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. Last Updated: 07/27/2016

Swiss Court Keeps Adamov in Prison

APFormer Nuclear Power Minister Yevgeny Adamov
Switzerland's Federal Supreme Court has ruled that former Nuclear Power Minister Yevgeny Adamov must remain in jail pending extradition requests from the United States and Russia, the Swiss justice ministry said Tuesday.

The high court ruled in favor of the ministry, which had appealed a lower court's decision to set Adamov free.

"Yevgeny Adamov therefore remains in custody pending extradition," the Swiss Federal Office of Justice said in a statement.

Adamov was arrested in Switzerland on May 2 on an extradition request from the United States, where he faces charges that he embezzled $9 million in U.S. aid intended for improvement of Russia's nuclear safety while he was nuclear power minister in 1998-2001.

The U.S. request was followed by one from Moscow, amid Russian fears that Adamov could divulge nuclear secrets to the Americans.

The General Prosecutor's Office charged Adamov with fraud and abuse of office in May. On Sunday, Audit Chamber chief Sergei Stepashin said he would open an investigation into Adamov's possible role in delays in Iran's controversial Bushehr nuclear power plant, which is being built by Russia.

Adamov denies any wrongdoing and expects to return to Russia as a free man, his lawyer, Timofei Gridnev, said by telephone.

It was not clear when the decision on Adamov's extradition will be made, Rudolf Wyss, a spokesman for the justice ministry, said by telephone from Geneva.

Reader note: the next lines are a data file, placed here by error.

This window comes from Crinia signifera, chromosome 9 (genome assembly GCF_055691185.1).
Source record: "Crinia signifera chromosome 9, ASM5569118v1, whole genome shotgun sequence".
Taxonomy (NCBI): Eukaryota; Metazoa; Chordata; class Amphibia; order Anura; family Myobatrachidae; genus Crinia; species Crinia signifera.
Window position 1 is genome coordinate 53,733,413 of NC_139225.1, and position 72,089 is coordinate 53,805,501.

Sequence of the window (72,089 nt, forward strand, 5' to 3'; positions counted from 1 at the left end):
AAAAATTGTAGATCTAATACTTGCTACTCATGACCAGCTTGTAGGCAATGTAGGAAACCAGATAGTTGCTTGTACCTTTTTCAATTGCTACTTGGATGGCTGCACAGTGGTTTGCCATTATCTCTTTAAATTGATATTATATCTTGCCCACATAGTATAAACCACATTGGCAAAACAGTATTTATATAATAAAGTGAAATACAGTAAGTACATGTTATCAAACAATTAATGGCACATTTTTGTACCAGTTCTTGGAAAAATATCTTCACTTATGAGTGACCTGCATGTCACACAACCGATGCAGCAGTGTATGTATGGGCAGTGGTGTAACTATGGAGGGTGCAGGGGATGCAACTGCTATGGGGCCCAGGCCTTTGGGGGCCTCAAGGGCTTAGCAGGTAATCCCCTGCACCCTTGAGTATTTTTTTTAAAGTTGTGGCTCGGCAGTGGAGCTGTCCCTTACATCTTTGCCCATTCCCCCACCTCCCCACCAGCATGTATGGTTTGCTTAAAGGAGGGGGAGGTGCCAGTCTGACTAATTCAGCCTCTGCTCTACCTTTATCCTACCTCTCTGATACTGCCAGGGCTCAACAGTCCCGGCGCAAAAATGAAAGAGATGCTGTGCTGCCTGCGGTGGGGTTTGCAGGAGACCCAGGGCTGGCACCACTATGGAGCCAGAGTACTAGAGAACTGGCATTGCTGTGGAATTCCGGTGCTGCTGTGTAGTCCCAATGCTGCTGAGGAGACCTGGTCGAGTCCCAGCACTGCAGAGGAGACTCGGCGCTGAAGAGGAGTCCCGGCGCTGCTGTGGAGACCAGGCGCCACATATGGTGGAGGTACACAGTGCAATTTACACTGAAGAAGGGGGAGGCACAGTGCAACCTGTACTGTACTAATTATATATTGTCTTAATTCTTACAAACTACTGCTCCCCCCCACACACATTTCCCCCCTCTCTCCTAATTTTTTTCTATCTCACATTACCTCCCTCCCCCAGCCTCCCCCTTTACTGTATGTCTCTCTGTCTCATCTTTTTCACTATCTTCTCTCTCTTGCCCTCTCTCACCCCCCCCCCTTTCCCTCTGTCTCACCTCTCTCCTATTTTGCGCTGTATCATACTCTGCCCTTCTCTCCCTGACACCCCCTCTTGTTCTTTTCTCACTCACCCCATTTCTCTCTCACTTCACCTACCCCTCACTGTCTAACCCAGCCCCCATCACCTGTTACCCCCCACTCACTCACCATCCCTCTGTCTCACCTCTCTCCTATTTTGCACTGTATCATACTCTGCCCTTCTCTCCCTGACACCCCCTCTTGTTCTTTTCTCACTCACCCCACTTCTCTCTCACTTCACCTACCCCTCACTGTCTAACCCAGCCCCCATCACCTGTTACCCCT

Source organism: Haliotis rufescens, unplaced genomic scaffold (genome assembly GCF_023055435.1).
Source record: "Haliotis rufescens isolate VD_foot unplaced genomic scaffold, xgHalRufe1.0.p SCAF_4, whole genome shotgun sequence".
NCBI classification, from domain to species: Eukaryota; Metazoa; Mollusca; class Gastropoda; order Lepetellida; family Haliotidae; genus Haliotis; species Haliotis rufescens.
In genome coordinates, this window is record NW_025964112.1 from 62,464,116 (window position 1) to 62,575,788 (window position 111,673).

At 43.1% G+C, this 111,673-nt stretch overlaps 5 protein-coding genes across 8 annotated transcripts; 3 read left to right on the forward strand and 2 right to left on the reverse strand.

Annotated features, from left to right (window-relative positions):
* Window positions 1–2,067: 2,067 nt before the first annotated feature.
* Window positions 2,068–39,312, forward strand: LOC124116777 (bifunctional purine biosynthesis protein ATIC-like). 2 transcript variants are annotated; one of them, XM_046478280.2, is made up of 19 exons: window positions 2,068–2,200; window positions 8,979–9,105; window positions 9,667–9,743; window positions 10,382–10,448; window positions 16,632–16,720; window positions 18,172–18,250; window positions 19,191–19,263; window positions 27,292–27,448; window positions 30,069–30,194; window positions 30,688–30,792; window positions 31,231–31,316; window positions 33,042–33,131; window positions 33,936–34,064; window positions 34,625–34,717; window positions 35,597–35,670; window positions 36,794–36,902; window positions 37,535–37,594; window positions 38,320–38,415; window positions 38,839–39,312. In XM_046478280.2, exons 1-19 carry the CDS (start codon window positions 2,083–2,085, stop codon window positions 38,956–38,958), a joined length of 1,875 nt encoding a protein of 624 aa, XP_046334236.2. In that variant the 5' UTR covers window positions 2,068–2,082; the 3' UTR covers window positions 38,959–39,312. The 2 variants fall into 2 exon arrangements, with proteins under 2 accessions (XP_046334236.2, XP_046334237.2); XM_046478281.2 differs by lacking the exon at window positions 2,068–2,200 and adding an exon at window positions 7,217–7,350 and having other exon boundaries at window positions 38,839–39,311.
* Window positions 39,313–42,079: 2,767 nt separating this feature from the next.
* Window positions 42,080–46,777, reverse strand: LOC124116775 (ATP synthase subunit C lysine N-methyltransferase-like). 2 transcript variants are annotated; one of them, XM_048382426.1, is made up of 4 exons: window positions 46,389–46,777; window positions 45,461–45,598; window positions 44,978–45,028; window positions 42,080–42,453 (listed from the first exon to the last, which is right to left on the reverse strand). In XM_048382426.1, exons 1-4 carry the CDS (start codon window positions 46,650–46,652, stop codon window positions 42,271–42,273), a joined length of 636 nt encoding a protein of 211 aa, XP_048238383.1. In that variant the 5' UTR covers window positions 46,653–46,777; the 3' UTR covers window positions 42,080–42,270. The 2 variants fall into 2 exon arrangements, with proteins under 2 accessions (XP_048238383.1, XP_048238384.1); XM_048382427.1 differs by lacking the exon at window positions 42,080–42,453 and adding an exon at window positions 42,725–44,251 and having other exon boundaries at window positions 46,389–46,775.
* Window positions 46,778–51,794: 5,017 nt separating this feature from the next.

"It all depends on what his [Adamov's] lawyers bring forward as arguments. Normally, it is a matter of one to two months to decide on such an extradition," he said.

Wyss said Adamov's case was complicated by the two rival extradition requests, and that the ministry would have to consult existing treaties. Adamov would have 30 days from the date of publication of the extradition decision to lodge an appeal with the Federal Supreme Court.

Wyss said that his office would weigh all arguments put forth by the U.S. and Russian sides, including any information emerging from the Audit Chamber's Bushehr probe.

"If the Russian prosecution finds they have to open a new point of accusation against Adamov with regards to Iran, they have to notify us. We will take it into consideration too," Wyss said.

The Audit Chamber said Monday that the probe had not begun yet.

In 1998, Adamov set up Atomstroiexport, the company which is building the $1 billion Bushehr nuclear plant, which Washington says is being used as a cover for Iran's nuclear weapons program.

"Theoretically, we cannot rule out that Stepashin's comments [on Bushehr] have been made to make Russia's claims against Adamov look stronger, thus proving the necessity of his extradition to Russia," said Ivan Safranchuk, head of the Moscow office of the Washington-based Center for Defense Information. "Yet, there are a lot of anti-Adamov people in Russia who would like to see cases against him started."

While Switzerland's high court ruled that Adamov should stay in custody for now, it returned two other questions for deliberation by the Federal Criminal Court in Bellinzona: whether Adamov holds diplomatic immunity and whether the U.S. charges are politically motivated.

The Bellinzona court originally ruled that Adamov should not have been arrested, as he enjoyed safe conduct because he had traveled to Bern in order to answer questions before a judge investigating a money-laundering case linked to his daughter Irina, a resident of Switzerland.

The supreme court, however, ruled that Adamov could not claim that his detention violated the principle of safe conduct.

"He appeared voluntarily for questioning before an investigating judge in Bern and himself made the decision to come to Switzerland, independent of the questioning," the justice ministry said.